Non-whites and Female Entrepreneurs have fewer opportunities With Business Loans

Well, we are aware that traditional lenders have a weird perception towards doing business with women and non-white entrepreneurs; but only a recent study revealed the extent to which this acuity is affecting these two demographics.

Entrepreneurs cannot get far without financial backing and getting loans remains a major challenge for small business. But a Federal Reserve Bank of Dallas study has found that women and none-white borrowers suffer the most when it comes to acquiring financial support.

The Status Quo

It’s sad that these two groups suffer even in Texas; one of the states many would recommend for an entrepreneur looking to dive into business. Texas is considered one of the most business-friendly states in the U.S (or was, until this study showed some level of racial and gender discrimination).

In fact, the U.S. Minority Business Development Agency revealed that non-whites are three times more likely to be denied micro-business loans by banks. The Agency also reported that Non-white and women entrepreneurs lack the vast network their white counterparts may have which limits their potential to grow. The few who manage to qualify for a loan or secure an investor often get small amounts of money as compared to their white competitors. And the worst part, you may never get starting capital if you are female or non-white; which raises questions on what factors impact the decisions made by banks and investors.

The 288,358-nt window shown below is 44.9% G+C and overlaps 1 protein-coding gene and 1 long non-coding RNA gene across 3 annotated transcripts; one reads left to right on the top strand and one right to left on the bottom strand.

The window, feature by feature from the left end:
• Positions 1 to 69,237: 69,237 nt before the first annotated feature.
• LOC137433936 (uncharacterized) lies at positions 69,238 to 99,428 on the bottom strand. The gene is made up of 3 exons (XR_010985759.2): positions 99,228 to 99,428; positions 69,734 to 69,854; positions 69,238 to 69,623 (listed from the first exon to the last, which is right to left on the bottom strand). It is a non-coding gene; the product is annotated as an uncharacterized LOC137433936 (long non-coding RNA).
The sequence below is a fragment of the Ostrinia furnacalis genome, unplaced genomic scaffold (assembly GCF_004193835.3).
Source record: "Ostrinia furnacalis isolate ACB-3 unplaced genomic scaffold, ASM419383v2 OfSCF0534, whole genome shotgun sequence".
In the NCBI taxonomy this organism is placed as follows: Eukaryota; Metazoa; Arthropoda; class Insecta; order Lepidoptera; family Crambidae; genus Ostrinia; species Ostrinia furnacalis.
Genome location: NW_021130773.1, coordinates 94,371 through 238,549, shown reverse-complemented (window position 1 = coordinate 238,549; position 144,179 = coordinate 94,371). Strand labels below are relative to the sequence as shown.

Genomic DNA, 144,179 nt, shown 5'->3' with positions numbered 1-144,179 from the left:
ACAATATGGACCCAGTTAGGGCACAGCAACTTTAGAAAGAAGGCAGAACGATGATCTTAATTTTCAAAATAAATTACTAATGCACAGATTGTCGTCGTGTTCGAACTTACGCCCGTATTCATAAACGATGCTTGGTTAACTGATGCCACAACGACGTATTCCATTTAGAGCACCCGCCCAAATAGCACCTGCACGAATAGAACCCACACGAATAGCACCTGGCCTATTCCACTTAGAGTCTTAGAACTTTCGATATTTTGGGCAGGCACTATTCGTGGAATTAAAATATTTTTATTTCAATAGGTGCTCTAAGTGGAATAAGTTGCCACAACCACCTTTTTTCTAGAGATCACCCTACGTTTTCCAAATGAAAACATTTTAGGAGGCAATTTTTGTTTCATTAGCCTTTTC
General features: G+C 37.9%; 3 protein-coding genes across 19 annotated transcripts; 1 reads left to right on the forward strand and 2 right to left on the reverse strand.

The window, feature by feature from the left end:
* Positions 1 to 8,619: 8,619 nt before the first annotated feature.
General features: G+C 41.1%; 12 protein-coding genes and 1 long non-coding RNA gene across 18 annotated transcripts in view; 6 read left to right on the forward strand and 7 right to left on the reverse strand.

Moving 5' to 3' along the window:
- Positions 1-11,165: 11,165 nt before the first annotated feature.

Bridging the Gap

To bridge the wide financial gap, entrepreneurs of color and women business owners turn to credit cards and personal savings to keep their businesses going. In Texas, most of these entrepreneurs depend on small loans under $50,000. People of Color and Women are also introducing their own Venture Capital Funds.

According to Charles O’Neill, CEO Texas Association of African-American Chambers of Commerce, there won’t be real change until traditional lenders change their attitude towards people of color and women and “start signing bigger checks.”

Conclusion

Hopefully, these campaigns will open doors to more business loans for women as well as non-white entrepreneurs. Only intervention by banks and investors will help level the playing field for these two groups.

Author Bio: As an account executive, Michael Hollis has funded millions by using alternative funding solutions. His experience and extensive knowledge of the industry has made him an expert at First American Merchant.